A few days ago, I began the intimidating process of packing for college.  To be fair, it is infinitely easier and less stressful the second time around.  As I perused my bookshelf to decide which books (that I will not have time to read) I should take, I came across a particular one that brought forth a whole storm of self-realization.  The book is called StrengthsQuest: Discover and Develop Your Strengths in Academics, Career, and Beyond, by Donald O. Clifton, Edward Anderson and Laurie Schreiner.  A gifted education counselor had given me this book in my sophomore year of high school, claiming that it was a nationally renowned book that was even used in the corporate world to bring out the best in people.  (Sure enough, my mom had used it, giving it the immediate stamp of approval.)

The basic premise of the book was that for too long in education the paradigm has involved identifying childrens’ weaknesses and then working to improve them.  Instead, claim the authors, studies have shown that identifying a child’s strengths and figuring out how to best leverage them produced much better results.  Additionally, the book included a code to enter an online test, a “StrengthsFinder” to discover your “Top 5.”  Of course, I had taken numerous tests like these before and did not really expect this to reveal anything life-changing, but I continued anyway.  After the test, the site spit out my top 5, and I had to read the description in order to “affirm and celebrate” my talents.  Here’s what I discovered as my top 5 talents:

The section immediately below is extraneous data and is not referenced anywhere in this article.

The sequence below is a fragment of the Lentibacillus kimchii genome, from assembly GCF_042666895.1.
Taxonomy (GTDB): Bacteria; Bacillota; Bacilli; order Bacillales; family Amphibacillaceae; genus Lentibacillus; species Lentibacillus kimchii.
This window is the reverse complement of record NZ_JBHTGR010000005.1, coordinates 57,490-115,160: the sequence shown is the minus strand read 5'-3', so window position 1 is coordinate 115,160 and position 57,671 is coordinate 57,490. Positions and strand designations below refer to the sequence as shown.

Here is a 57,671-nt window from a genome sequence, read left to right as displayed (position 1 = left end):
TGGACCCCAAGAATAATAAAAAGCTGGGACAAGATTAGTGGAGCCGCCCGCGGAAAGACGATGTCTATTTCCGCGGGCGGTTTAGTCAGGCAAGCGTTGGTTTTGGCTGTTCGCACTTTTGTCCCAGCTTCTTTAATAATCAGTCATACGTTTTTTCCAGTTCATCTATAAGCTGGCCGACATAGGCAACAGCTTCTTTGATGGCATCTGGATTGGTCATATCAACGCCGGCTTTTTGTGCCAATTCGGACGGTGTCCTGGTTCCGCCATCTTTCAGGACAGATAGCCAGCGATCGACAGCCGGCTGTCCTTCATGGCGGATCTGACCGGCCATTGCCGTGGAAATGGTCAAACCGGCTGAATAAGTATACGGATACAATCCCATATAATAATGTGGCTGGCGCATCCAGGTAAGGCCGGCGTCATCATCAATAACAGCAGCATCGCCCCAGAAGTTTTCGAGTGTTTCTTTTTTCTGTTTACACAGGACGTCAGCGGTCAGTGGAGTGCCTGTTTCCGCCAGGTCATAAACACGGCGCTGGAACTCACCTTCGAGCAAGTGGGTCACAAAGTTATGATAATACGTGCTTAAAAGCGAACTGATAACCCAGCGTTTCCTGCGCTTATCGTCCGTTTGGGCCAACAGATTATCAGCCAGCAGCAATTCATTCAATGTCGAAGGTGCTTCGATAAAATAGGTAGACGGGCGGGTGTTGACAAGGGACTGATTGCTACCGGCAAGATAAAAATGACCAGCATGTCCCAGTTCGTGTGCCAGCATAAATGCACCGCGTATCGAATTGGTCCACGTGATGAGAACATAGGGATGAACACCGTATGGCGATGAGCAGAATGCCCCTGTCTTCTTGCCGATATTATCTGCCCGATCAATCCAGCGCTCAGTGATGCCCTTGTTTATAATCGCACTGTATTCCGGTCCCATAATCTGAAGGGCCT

Learner-“You love to learn…You are energized by the steady and deliberate journey from ignorance to competence. The thrill of the first few facts, the early efforts to recite or practice what you have learned, the growing confidence of a skill mastered—this is the process that entices you… It enables you to thrive in dynamic work environments where you…are expected to learn a lot about the new subject matter in a short period of time and then move on to the next one…The outcome of the learning is less significant than the ‘getting there’….  The genius of the Learner talents is that you not only love to learn; you also intuitively know how you learn best.